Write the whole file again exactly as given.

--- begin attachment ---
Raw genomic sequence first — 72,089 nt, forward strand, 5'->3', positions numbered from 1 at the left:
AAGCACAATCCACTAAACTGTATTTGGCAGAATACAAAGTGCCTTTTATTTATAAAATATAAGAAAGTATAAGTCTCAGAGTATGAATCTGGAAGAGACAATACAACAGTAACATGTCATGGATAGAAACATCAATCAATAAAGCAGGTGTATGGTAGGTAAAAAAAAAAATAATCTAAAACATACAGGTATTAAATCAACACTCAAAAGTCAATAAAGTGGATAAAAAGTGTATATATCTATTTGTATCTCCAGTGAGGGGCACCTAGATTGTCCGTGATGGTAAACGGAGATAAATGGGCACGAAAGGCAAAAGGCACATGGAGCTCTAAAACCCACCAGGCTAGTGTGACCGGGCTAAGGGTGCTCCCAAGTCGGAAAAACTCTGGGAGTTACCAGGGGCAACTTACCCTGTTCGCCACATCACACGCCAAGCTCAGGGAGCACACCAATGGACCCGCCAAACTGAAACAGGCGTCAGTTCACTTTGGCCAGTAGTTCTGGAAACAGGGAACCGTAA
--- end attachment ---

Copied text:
Raw genomic sequence first — 72,089 nt, forward strand, 5'->3', positions numbered from 1 at the left:
AAGCACAATCCACTAAACTGTATTTGGCAGAATACAAAGTGCCTTTTATTTATAAAATATAAGAAAGTATAAGTCTCAGAGTATGAATCTGGAAGAGACAATACAACAGTAACATGTCATGGATAGAAACATCAATCAATAAAGCAGGTGTATGGTAGGTAAAAAAAAAAATAATCTAAAACATACAGGTATTAAATCAACACTCAAAAGTCAATAAAGTGGATAAAAAGTGTATATATCTATTTGTATCTCCAGTGAGGGGCACCTAGATTGTCCGTGATGGTAAACGGAGATAAATGGGCACGAAAGGCAAAAGGCACATGGAGCTCTAAAACCCACCAGGCTAGTGTGACCGGGCTAAGGGTGCTCCCAAGTCGGAAAAACTCTGGGAGTTACCAGGGGCAACTTACCCTGTTCGCCACATCACACGCCAAGCTCAGGGAGCACACCAATGGACCCGCCAAACTGAAACAGGCGTCAGTTCACTTTGGCCAGTAGTTCTGGAAACAGGGAACCGTAA